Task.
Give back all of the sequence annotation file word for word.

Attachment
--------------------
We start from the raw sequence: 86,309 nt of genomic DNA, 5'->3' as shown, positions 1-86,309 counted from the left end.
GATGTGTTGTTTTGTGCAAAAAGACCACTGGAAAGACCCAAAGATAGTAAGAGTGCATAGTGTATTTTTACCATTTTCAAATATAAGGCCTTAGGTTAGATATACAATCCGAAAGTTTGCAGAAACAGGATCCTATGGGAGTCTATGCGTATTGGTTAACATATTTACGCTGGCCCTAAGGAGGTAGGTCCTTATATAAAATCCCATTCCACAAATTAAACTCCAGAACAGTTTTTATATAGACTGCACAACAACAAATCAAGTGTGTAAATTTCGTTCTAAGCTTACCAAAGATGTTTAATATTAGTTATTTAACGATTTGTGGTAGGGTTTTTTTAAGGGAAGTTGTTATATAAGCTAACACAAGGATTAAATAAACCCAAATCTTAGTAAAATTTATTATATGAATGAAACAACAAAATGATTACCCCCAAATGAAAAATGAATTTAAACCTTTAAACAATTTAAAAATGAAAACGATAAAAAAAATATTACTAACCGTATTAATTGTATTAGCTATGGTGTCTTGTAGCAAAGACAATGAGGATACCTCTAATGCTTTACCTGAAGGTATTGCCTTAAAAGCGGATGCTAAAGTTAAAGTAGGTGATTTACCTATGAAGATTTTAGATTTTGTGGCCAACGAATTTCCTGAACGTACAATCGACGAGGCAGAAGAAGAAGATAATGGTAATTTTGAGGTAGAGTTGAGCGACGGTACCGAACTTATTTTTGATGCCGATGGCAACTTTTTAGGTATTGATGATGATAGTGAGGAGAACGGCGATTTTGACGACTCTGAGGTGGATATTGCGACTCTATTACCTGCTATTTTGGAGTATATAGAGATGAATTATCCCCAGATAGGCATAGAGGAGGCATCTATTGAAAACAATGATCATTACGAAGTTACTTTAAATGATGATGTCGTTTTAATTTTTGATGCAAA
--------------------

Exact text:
We start from the raw sequence: 86,309 nt of genomic DNA, 5'->3' as shown, positions 1-86,309 counted from the left end.
GATGTGTTGTTTTGTGCAAAAAGACCACTGGAAAGACCCAAAGATAGTAAGAGTGCATAGTGTATTTTTACCATTTTCAAATATAAGGCCTTAGGTTAGATATACAATCCGAAAGTTTGCAGAAACAGGATCCTATGGGAGTCTATGCGTATTGGTTAACATATTTACGCTGGCCCTAAGGAGGTAGGTCCTTATATAAAATCCCATTCCACAAATTAAACTCCAGAACAGTTTTTATATAGACTGCACAACAACAAATCAAGTGTGTAAATTTCGTTCTAAGCTTACCAAAGATGTTTAATATTAGTTATTTAACGATTTGTGGTAGGGTTTTTTTAAGGGAAGTTGTTATATAAGCTAACACAAGGATTAAATAAACCCAAATCTTAGTAAAATTTATTATATGAATGAAACAACAAAATGATTACCCCCAAATGAAAAATGAATTTAAACCTTTAAACAATTTAAAAATGAAAACGATAAAAAAAATATTACTAACCGTATTAATTGTATTAGCTATGGTGTCTTGTAGCAAAGACAATGAGGATACCTCTAATGCTTTACCTGAAGGTATTGCCTTAAAAGCGGATGCTAAAGTTAAAGTAGGTGATTTACCTATGAAGATTTTAGATTTTGTGGCCAACGAATTTCCTGAACGTACAATCGACGAGGCAGAAGAAGAAGATAATGGTAATTTTGAGGTAGAGTTGAGCGACGGTACCGAACTTATTTTTGATGCCGATGGCAACTTTTTAGGTATTGATGATGATAGTGAGGAGAACGGCGATTTTGACGACTCTGAGGTGGATATTGCGACTCTATTACCTGCTATTTTGGAGTATATAGAGATGAATTATCCCCAGATAGGCATAGAGGAGGCATCTATTGAAAACAATGATCATTACGAAGTTACTTTAAATGATGATGTCGTTTTAATTTTTGATGCAAA